"The main reason nobody picks New Orleans out of the West is the so-called "experience" factor. Truth is, almost every Hornet on the roster has had considerable playoff experience (Peja and Wells with Sacramento, Peterson with Toronto, Pargo with Chicago, West with New Orleans)." — Rohan

"Well, assuming they don't fall into the [Spurs, Jazz, Lakers and Suns] category, it's probably the Hornets' lack of experience. Not an age thing (Bynum, anyone?), but as a unit they just aren't battle-tested in the same way." — Shoals

"New Orleans is possibly third behind [Los Angeles and Phoenix], but I believe that's only due to their inexperience. We've seen Toronto, despite all their success last year, unable to get beyond the first round of the playoffs, and perhaps New Orleans may encounter the same wall once playoff time hits." — Yee

"Imagine you're a newspaper editor and you need a reporter to cover the biggest story of the year. Do you pick the young gun on the rise, or do you pick the guy who's been doing it for years and maybe has some journalism awards under his belt? See, the "experts" want to be right. It's a much safer bet to pick the teams who have done it before, or who have a history of success. It means you have a greater chance of being right." — McHale

"I think teams like the Lakers, Spurs, and Suns will continued to be favored over New Orleans until the Hornets prove they can win in the post-season." — Edwards

"Yes I think most pundits are not taking the Hornets as a real title contender yet, unfair though that may be." — Beech

Dissenting Pundit of the Day: Basketbawlful's Matt McHale for being the only blogger not to use one of the Buzzwords in either of his answers. Jerk.

The Bottom Line: The 2007-08 Hornets could be this year's version of the 2001-02 Nets, a team that made it all the way to the NBA Finals after missing the playoffs the previous year. That was a team with a newly acquired dominant point guard (Jason Kidd) and emerging low-post presence (Kenyon Martin) but little playoff experience, expectations or national exposure.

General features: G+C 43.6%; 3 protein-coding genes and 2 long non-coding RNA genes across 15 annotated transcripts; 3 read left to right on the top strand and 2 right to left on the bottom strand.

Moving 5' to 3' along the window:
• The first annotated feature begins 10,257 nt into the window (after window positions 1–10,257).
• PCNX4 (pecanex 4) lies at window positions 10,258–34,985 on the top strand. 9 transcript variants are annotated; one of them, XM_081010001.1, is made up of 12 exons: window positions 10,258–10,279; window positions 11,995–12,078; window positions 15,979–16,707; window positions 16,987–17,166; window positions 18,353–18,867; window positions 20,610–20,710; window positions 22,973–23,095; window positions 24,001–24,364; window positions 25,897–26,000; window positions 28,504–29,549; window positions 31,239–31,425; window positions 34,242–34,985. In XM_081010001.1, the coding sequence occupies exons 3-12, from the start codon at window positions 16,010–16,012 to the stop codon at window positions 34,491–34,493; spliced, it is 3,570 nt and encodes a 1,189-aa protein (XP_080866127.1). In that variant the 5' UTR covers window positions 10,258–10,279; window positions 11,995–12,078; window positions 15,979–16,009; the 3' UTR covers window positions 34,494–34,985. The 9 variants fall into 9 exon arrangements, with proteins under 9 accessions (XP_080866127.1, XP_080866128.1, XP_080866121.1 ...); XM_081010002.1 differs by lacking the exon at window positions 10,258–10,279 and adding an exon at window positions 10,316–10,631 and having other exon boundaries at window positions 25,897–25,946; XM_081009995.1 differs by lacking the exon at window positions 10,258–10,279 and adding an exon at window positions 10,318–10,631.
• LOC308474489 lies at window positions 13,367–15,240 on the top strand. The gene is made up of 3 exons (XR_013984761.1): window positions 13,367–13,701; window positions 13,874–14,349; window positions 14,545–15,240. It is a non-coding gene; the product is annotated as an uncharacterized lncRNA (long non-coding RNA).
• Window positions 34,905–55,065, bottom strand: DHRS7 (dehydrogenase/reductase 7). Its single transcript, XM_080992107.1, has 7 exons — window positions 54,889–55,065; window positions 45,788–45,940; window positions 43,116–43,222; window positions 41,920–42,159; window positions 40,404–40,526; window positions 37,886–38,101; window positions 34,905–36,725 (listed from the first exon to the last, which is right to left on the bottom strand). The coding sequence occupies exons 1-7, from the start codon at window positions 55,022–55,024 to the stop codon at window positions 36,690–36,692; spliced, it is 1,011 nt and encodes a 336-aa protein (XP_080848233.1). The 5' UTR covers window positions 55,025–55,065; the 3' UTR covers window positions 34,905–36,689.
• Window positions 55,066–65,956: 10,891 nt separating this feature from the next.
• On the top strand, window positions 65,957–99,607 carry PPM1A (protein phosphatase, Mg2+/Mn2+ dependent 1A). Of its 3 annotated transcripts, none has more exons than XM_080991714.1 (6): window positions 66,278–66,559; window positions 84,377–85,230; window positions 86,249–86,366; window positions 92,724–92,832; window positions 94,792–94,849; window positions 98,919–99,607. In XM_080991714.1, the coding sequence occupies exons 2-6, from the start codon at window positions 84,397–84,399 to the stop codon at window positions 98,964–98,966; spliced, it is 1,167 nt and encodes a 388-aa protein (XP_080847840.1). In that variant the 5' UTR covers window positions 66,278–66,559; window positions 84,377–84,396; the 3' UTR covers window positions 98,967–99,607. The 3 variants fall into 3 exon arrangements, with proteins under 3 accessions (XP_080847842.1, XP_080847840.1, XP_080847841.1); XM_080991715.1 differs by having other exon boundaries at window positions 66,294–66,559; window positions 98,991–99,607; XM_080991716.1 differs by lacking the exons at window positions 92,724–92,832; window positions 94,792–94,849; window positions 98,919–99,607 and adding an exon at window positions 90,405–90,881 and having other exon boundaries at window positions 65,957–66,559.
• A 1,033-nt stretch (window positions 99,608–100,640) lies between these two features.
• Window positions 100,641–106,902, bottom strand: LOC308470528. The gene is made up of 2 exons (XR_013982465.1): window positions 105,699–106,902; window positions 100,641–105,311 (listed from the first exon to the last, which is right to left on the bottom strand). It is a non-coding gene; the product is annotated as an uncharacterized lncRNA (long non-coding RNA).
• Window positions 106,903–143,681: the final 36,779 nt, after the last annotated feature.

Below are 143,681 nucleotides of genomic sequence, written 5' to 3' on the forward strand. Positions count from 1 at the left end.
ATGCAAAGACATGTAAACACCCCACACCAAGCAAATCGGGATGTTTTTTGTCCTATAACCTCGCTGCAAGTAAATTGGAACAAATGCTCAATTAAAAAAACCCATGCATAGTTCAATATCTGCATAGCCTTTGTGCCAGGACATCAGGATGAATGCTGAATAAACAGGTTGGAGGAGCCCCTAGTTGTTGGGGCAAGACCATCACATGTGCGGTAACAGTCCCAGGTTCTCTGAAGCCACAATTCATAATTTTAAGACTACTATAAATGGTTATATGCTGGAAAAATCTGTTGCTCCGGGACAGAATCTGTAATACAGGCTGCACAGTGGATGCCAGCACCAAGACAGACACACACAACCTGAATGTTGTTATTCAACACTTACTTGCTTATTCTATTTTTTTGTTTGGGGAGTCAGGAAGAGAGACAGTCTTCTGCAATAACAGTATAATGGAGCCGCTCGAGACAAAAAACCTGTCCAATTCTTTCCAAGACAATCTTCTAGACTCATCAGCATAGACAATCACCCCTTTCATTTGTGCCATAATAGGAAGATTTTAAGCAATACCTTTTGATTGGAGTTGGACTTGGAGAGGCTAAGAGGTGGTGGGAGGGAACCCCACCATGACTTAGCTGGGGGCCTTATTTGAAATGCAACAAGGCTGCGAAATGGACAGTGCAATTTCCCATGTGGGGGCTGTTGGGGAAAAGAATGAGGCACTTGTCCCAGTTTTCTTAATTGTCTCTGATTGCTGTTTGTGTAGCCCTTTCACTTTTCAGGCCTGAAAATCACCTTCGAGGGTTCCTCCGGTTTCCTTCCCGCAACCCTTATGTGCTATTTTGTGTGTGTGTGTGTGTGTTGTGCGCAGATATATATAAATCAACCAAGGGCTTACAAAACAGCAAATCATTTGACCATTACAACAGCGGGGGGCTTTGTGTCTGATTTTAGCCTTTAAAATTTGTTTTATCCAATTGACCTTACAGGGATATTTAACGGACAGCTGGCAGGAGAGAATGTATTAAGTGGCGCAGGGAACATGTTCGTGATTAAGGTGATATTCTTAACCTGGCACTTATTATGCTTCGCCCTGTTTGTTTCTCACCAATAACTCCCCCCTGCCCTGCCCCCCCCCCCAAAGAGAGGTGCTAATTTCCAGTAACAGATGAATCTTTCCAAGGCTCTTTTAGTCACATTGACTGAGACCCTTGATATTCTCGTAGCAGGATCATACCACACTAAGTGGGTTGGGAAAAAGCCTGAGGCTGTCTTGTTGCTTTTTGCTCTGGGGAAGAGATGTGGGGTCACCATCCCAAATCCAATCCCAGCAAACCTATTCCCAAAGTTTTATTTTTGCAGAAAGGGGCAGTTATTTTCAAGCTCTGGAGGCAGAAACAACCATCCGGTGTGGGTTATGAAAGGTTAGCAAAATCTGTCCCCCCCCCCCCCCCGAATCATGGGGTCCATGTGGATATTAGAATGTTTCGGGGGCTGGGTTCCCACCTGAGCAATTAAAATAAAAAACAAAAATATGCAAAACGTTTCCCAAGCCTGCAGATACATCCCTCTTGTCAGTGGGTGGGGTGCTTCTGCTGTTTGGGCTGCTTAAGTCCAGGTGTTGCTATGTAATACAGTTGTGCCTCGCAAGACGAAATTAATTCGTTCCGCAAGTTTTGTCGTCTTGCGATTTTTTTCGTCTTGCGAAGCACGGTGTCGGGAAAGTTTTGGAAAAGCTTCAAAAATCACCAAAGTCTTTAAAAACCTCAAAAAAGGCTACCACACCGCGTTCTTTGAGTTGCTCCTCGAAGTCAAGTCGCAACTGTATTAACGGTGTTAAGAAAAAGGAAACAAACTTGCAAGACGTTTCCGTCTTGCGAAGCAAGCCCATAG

"Did the team surprise everyone including the people of New Orleans?" Yee asks. "Possibly."

I'll got a step further and say definitely.

This is good and bad. Good because, despite being a top team in the West, the Hornets can still play the underdog card. Bad because teams winning their conference a year removed from making the playoffs isn't common (if memory serves, only 3 teams have done it including the 01-02 Nets). Other factors?

"You don't get that 'any of these guys could beat you on any given night' feeling looking down their roster," Shoals pointed out.

Whether it's because this is a team of new faces (only 7 players on the current roster were with the team last year, and just two players left from the 05-06 season) or going back to that lack of national exposure, the general consensus is that the Hornets need a deep playoff run before people start paying them mind throughout the length of a season.

So what does this all mean for the playoffs? Well, the resounding answer from our pundits was "No Idea."

"It would be easier to throw a bottle in the ocean and guess what deserted island it's going to wash up on. I've never seen a conference playoff race with this close with this many good teams," McHale said. "The seeding is going to change every day for the rest of the season."

That's why I'll be back when the seedings are set and our panelists can weigh in with more informed opinions. For now, feel free to spout any of yours in the comments.

(And that, children, is what you call a cliffhanger.)